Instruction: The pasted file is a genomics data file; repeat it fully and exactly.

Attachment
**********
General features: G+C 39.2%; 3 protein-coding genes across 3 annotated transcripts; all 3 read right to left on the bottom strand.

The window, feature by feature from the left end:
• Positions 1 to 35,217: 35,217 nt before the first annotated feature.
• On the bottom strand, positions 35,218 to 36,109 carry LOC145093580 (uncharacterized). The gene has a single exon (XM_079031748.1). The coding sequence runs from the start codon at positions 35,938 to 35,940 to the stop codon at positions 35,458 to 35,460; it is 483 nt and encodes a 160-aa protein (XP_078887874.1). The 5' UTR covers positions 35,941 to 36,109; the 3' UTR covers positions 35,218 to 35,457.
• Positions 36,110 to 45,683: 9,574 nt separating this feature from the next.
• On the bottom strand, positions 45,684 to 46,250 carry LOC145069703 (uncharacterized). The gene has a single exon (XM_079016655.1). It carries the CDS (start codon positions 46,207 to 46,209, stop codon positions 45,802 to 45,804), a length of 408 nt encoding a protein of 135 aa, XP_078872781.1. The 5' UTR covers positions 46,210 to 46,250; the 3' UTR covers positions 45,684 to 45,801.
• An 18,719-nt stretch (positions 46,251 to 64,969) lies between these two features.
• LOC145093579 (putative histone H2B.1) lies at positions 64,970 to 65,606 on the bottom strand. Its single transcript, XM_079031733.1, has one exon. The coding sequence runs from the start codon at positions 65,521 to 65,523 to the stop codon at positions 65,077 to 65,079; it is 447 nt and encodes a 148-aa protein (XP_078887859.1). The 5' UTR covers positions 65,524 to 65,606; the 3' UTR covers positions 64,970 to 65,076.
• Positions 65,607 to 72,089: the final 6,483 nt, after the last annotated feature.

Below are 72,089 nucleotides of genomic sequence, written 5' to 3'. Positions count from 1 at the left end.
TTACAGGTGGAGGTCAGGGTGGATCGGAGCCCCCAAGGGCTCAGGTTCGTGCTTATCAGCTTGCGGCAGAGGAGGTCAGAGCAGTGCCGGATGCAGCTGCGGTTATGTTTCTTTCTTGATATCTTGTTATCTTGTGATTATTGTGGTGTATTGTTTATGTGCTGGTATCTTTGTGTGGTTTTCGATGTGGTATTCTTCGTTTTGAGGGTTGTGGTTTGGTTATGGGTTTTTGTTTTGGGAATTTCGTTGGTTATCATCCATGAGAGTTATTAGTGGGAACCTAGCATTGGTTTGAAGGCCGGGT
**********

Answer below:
General features: G+C 39.2%; 3 protein-coding genes across 3 annotated transcripts; all 3 read right to left on the bottom strand.

The window, feature by feature from the left end:
• Positions 1 to 35,217: 35,217 nt before the first annotated feature.
• On the bottom strand, positions 35,218 to 36,109 carry LOC145093580 (uncharacterized). The gene has a single exon (XM_079031748.1). The coding sequence runs from the start codon at positions 35,938 to 35,940 to the stop codon at positions 35,458 to 35,460; it is 483 nt and encodes a 160-aa protein (XP_078887874.1). The 5' UTR covers positions 35,941 to 36,109; the 3' UTR covers positions 35,218 to 35,457.
• Positions 36,110 to 45,683: 9,574 nt separating this feature from the next.
• On the bottom strand, positions 45,684 to 46,250 carry LOC145069703 (uncharacterized). The gene has a single exon (XM_079016655.1). It carries the CDS (start codon positions 46,207 to 46,209, stop codon positions 45,802 to 45,804), a length of 408 nt encoding a protein of 135 aa, XP_078872781.1. The 5' UTR covers positions 46,210 to 46,250; the 3' UTR covers positions 45,684 to 45,801.
• An 18,719-nt stretch (positions 46,251 to 64,969) lies between these two features.
• LOC145093579 (putative histone H2B.1) lies at positions 64,970 to 65,606 on the bottom strand. Its single transcript, XM_079031733.1, has one exon. The coding sequence runs from the start codon at positions 65,521 to 65,523 to the stop codon at positions 65,077 to 65,079; it is 447 nt and encodes a 148-aa protein (XP_078887859.1). The 5' UTR covers positions 65,524 to 65,606; the 3' UTR covers positions 64,970 to 65,076.
• Positions 65,607 to 72,089: the final 6,483 nt, after the last annotated feature.

Below are 72,089 nucleotides of genomic sequence, written 5' to 3'. Positions count from 1 at the left end.
TTACAGGTGGAGGTCAGGGTGGATCGGAGCCCCCAAGGGCTCAGGTTCGTGCTTATCAGCTTGCGGCAGAGGAGGTCAGAGCAGTGCCGGATGCAGCTGCGGTTATGTTTCTTTCTTGATATCTTGTTATCTTGTGATTATTGTGGTGTATTGTTTATGTGCTGGTATCTTTGTGTGGTTTTCGATGTGGTATTCTTCGTTTTGAGGGTTGTGGTTTGGTTATGGGTTTTTGTTTTGGGAATTTCGTTGGTTATCATCCATGAGAGTTATTAGTGGGAACCTAGCATTGGTTTGAAGGCCGGGT